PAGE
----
Format 2019 - Derby
My second visit in 60 years to Derby. The first time went was 2012 with my BBC colleagues to pick up an award, so it's clearly a place of good things. I remembered it being a compact, generally low-rise, place like Carlisle, and that makes it perfect for a multi-venue image festival such as Format because of the inevitable walking between small exhibitions.
At a time when we all have exhibition mechanics in our heads, there might well have been more looking at hanging hardware, print production and book-binding as there was studying the actual images themselves. I'm not going to write a review of Format here, suffice to say it was an eye-opener for a first-timer at a big photo-fest.
But I will say that the real stand-out was Craig Easton's Sixteen in the market hall; 16 portraits by 16 photographers, of 16-year-olds with text by the subjects about what it is to be 16 in 2019. The text was crucial - so diverse in outlook and developing philosophy of life; there was a very genuine feeling of a cross-section of British society. I wish I'd photographed it, because I can't find it online, but the text by a girl from Fair Isle (look on a map half way between Orkney and Shetland) revealed a strength of character that only remote island living can produce. I felt she was going to do OK in life.
A surprise stand-out too was the show by students ('learners') from Burton and South Derbyshire College, themed on old-master portraiture. "Unjaded eyes' says the Format blurb.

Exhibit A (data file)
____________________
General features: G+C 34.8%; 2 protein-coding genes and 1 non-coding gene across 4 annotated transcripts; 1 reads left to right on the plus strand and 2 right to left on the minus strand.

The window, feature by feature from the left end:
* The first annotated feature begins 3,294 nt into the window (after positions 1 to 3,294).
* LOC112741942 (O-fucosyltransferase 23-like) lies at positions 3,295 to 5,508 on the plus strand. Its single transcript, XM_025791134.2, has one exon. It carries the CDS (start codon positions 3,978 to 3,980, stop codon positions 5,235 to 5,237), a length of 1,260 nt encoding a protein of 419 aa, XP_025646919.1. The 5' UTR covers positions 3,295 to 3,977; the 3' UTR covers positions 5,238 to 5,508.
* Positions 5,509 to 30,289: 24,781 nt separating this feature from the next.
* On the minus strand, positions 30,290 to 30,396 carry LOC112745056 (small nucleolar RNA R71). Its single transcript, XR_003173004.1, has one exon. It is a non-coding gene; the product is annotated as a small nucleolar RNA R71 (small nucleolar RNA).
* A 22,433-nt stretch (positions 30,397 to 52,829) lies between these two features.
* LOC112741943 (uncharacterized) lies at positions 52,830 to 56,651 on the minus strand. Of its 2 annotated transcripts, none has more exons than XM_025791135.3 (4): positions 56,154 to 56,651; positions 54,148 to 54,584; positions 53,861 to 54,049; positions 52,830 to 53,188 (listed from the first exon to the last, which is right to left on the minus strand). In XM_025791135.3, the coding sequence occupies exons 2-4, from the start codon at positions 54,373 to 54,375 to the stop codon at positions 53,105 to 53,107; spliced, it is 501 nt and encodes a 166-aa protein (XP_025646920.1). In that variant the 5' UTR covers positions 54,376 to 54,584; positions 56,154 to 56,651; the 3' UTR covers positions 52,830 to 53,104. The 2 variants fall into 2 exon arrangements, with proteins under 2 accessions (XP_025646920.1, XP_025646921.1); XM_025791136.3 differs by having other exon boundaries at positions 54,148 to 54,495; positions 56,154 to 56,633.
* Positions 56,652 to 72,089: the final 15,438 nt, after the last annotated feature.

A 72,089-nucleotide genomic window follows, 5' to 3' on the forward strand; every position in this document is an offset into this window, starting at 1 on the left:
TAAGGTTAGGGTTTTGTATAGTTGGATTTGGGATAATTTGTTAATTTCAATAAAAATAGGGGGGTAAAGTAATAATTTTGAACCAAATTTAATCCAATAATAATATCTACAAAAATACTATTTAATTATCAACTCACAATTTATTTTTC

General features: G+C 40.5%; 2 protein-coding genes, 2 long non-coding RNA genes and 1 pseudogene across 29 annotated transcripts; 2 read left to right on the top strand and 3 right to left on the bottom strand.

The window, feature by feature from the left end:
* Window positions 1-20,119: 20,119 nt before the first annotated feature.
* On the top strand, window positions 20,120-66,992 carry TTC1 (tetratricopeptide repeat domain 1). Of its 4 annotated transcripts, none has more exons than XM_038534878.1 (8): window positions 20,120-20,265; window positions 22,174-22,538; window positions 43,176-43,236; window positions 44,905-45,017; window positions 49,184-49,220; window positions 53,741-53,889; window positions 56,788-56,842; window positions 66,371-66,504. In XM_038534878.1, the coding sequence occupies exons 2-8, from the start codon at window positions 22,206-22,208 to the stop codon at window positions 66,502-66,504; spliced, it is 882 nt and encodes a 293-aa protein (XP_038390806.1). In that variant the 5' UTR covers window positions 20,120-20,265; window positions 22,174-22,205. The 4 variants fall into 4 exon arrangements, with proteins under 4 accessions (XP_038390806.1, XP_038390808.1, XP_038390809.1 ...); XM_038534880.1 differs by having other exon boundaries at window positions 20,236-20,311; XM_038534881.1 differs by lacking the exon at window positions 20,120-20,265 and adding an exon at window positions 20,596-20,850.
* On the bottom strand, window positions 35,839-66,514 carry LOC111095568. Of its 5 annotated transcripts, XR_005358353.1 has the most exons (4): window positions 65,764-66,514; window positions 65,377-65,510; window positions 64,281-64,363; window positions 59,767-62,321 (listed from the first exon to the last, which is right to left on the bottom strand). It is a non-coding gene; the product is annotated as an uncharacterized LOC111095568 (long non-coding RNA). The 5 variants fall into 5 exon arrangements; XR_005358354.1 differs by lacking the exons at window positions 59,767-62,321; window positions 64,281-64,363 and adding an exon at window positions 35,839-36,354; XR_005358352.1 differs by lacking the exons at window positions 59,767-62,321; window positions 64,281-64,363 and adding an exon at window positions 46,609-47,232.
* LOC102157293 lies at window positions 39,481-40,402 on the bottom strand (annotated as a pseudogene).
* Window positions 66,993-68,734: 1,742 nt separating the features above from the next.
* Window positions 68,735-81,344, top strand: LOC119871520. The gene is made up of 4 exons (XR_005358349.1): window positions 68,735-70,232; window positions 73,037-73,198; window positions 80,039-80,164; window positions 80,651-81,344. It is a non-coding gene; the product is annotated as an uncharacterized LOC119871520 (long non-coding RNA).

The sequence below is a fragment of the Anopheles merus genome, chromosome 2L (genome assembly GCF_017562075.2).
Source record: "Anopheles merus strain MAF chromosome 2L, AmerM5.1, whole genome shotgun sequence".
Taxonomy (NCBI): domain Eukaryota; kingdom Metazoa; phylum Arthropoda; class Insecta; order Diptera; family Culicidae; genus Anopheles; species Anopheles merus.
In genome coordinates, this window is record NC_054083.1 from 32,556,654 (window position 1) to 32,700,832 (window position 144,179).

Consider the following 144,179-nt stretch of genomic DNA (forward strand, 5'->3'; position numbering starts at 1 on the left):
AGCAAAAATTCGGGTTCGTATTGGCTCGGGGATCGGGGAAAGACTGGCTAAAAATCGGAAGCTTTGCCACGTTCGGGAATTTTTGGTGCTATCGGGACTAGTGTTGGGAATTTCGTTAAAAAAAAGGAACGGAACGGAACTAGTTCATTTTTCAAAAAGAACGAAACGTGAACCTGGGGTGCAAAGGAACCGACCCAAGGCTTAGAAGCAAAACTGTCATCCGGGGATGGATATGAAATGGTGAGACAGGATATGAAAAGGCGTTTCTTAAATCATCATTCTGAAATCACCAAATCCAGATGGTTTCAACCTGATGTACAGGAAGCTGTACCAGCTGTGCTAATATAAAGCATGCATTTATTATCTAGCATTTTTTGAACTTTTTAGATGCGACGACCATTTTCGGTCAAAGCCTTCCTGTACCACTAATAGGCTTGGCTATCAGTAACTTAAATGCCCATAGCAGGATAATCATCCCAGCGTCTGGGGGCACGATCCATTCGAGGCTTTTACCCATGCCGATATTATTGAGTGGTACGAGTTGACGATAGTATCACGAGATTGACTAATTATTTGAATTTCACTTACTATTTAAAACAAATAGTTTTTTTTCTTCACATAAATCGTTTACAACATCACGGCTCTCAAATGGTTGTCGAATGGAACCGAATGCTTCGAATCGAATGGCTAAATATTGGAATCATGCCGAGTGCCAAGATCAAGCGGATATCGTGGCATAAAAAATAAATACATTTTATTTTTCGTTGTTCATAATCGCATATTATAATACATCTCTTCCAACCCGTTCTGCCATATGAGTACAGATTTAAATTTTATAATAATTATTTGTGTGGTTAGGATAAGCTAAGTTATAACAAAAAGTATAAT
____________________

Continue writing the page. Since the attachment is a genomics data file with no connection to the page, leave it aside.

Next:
Finally - favourite venue. The Tramshed. Bright, airy, post-industrial, smelled of cement and bricks. Just a great evocative environment.
The overall learning experience, for me at least, was about choice. The options for showing are almost endless. I had seen plenty working at the museum, but Format brought out a whole new world of print styles, backing materials, framing, fixings, curating and locations and use of available space. Early the most convenient spaces of the lot were the empty market stalls in both Derby market and the Eagle market. Every market has empty stalls. All it takes is asking the question...can one (or two or three...) be used for a temporary exhibition?
It was a bonus to see Tracey Orr at work photographing young women for her Saturday girl project which made a nice feature in the Guardian a couple of weeks later.
Typically I hoovered up leaflets and free postcards of exhibited work and If there hadn't been so much walking to do I would have bought more than the one book. And even that single book was actually bought online on the bus heading home from Derby. Actually No more no less, a found-photograpy collaboration between Kensuke Koike and Thomas Sauvin isn't a book, it's an object in its own right of which only 400 copies exist and only a handful of them are signed like this one. The publisher emailed me to say lucky me, this is one that Koike actually signed at Derby the day before I ordered it. I should say one of the publishers since Koike and Sauvin took it to three publishers to produce and none was allowed to see the other's idea until they had been printed. A great article to be found on lensculture.com. Because of it's so lightly constructed I'm not keen on over-handling it, but here are some pictures to give you an idea what a treasure this little thing is.